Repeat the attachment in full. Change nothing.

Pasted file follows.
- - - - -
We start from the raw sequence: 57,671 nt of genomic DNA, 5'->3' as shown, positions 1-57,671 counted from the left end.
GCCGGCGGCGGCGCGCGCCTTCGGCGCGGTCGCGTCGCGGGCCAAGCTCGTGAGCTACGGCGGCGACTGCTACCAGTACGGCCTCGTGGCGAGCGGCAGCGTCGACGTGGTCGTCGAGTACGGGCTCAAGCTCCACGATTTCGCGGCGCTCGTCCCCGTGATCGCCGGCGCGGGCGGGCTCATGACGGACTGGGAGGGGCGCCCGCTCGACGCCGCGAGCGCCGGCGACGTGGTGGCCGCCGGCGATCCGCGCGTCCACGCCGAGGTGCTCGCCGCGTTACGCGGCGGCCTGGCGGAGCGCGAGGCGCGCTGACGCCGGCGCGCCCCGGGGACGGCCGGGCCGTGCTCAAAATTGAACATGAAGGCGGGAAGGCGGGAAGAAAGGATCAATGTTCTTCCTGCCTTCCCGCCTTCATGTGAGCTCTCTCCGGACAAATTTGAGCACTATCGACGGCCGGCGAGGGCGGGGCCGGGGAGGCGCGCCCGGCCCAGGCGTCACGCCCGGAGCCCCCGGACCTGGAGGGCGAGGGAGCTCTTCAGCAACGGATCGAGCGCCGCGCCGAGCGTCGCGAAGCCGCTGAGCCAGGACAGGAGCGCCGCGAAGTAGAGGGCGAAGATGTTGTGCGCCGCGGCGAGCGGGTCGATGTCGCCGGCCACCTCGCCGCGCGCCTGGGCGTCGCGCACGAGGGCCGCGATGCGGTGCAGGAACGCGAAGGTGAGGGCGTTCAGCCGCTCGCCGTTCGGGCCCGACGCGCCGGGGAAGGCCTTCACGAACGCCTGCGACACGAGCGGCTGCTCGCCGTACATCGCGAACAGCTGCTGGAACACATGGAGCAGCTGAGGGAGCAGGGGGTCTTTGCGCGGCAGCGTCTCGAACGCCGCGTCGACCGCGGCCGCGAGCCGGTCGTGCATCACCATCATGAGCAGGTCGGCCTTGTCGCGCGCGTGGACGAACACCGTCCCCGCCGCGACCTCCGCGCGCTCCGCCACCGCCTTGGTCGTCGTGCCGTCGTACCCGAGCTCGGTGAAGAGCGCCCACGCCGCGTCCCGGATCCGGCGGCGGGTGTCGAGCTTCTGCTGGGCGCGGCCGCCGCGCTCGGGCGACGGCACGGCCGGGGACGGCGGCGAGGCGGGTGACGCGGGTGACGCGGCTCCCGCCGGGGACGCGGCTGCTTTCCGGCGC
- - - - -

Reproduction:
We start from the raw sequence: 57,671 nt of genomic DNA, 5'->3' as shown, positions 1-57,671 counted from the left end.
GCCGGCGGCGGCGCGCGCCTTCGGCGCGGTCGCGTCGCGGGCCAAGCTCGTGAGCTACGGCGGCGACTGCTACCAGTACGGCCTCGTGGCGAGCGGCAGCGTCGACGTGGTCGTCGAGTACGGGCTCAAGCTCCACGATTTCGCGGCGCTCGTCCCCGTGATCGCCGGCGCGGGCGGGCTCATGACGGACTGGGAGGGGCGCCCGCTCGACGCCGCGAGCGCCGGCGACGTGGTGGCCGCCGGCGATCCGCGCGTCCACGCCGAGGTGCTCGCCGCGTTACGCGGCGGCCTGGCGGAGCGCGAGGCGCGCTGACGCCGGCGCGCCCCGGGGACGGCCGGGCCGTGCTCAAAATTGAACATGAAGGCGGGAAGGCGGGAAGAAAGGATCAATGTTCTTCCTGCCTTCCCGCCTTCATGTGAGCTCTCTCCGGACAAATTTGAGCACTATCGACGGCCGGCGAGGGCGGGGCCGGGGAGGCGCGCCCGGCCCAGGCGTCACGCCCGGAGCCCCCGGACCTGGAGGGCGAGGGAGCTCTTCAGCAACGGATCGAGCGCCGCGCCGAGCGTCGCGAAGCCGCTGAGCCAGGACAGGAGCGCCGCGAAGTAGAGGGCGAAGATGTTGTGCGCCGCGGCGAGCGGGTCGATGTCGCCGGCCACCTCGCCGCGCGCCTGGGCGTCGCGCACGAGGGCCGCGATGCGGTGCAGGAACGCGAAGGTGAGGGCGTTCAGCCGCTCGCCGTTCGGGCCCGACGCGCCGGGGAAGGCCTTCACGAACGCCTGCGACACGAGCGGCTGCTCGCCGTACATCGCGAACAGCTGCTGGAACACATGGAGCAGCTGAGGGAGCAGGGGGTCTTTGCGCGGCAGCGTCTCGAACGCCGCGTCGACCGCGGCCGCGAGCCGGTCGTGCATCACCATCATGAGCAGGTCGGCCTTGTCGCGCGCGTGGACGAACACCGTCCCCGCCGCGACCTCCGCGCGCTCCGCCACCGCCTTGGTCGTCGTGCCGTCGTACCCGAGCTCGGTGAAGAGCGCCCACGCCGCGTCCCGGATCCGGCGGCGGGTGTCGAGCTTCTGCTGGGCGCGGCCGCCGCGCTCGGGCGACGGCACGGCCGGGGACGGCGGCGAGGCGGGTGACGCGGGTGACGCGGCTCCCGCCGGGGACGCGGCTGCTTTCCGGCGC